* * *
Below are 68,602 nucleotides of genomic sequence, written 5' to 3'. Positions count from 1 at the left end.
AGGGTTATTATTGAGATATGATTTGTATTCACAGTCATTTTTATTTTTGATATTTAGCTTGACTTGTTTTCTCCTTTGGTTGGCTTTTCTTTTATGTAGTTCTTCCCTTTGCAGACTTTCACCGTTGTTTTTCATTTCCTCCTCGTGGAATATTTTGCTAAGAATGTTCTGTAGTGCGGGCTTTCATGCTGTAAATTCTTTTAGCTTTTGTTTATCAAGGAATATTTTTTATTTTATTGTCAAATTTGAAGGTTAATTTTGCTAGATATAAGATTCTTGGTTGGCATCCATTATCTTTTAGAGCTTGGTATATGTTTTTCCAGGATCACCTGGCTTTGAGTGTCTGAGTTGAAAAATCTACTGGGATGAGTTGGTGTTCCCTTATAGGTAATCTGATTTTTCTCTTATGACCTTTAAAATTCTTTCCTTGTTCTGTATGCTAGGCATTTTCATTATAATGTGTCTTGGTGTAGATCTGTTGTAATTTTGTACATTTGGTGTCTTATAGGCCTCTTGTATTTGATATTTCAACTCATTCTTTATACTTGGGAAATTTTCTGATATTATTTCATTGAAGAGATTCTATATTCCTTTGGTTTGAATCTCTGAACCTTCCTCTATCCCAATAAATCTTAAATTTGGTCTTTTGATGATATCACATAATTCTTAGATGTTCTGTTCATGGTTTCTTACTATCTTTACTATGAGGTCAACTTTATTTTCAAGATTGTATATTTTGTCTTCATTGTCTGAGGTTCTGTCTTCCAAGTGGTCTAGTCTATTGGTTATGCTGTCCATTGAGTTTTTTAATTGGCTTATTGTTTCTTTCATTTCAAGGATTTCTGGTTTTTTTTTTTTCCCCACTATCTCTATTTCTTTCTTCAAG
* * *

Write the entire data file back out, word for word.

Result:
Below are 68,602 nucleotides of genomic sequence, written 5' to 3'. Positions count from 1 at the left end.
AGGGTTATTATTGAGATATGATTTGTATTCACAGTCATTTTTATTTTTGATATTTAGCTTGACTTGTTTTCTCCTTTGGTTGGCTTTTCTTTTATGTAGTTCTTCCCTTTGCAGACTTTCACCGTTGTTTTTCATTTCCTCCTCGTGGAATATTTTGCTAAGAATGTTCTGTAGTGCGGGCTTTCATGCTGTAAATTCTTTTAGCTTTTGTTTATCAAGGAATATTTTTTATTTTATTGTCAAATTTGAAGGTTAATTTTGCTAGATATAAGATTCTTGGTTGGCATCCATTATCTTTTAGAGCTTGGTATATGTTTTTCCAGGATCACCTGGCTTTGAGTGTCTGAGTTGAAAAATCTACTGGGATGAGTTGGTGTTCCCTTATAGGTAATCTGATTTTTCTCTTATGACCTTTAAAATTCTTTCCTTGTTCTGTATGCTAGGCATTTTCATTATAATGTGTCTTGGTGTAGATCTGTTGTAATTTTGTACATTTGGTGTCTTATAGGCCTCTTGTATTTGATATTTCAACTCATTCTTTATACTTGGGAAATTTTCTGATATTATTTCATTGAAGAGATTCTATATTCCTTTGGTTTGAATCTCTGAACCTTCCTCTATCCCAATAAATCTTAAATTTGGTCTTTTGATGATATCACATAATTCTTAGATGTTCTGTTCATGGTTTCTTACTATCTTTACTATGAGGTCAACTTTATTTTCAAGATTGTATATTTTGTCTTCATTGTCTGAGGTTCTGTCTTCCAAGTGGTCTAGTCTATTGGTTATGCTGTCCATTGAGTTTTTTAATTGGCTTATTGTTTCTTTCATTTCAAGGATTTCTGGTTTTTTTTTTTTCCCCACTATCTCTATTTCTTTCTTCAAG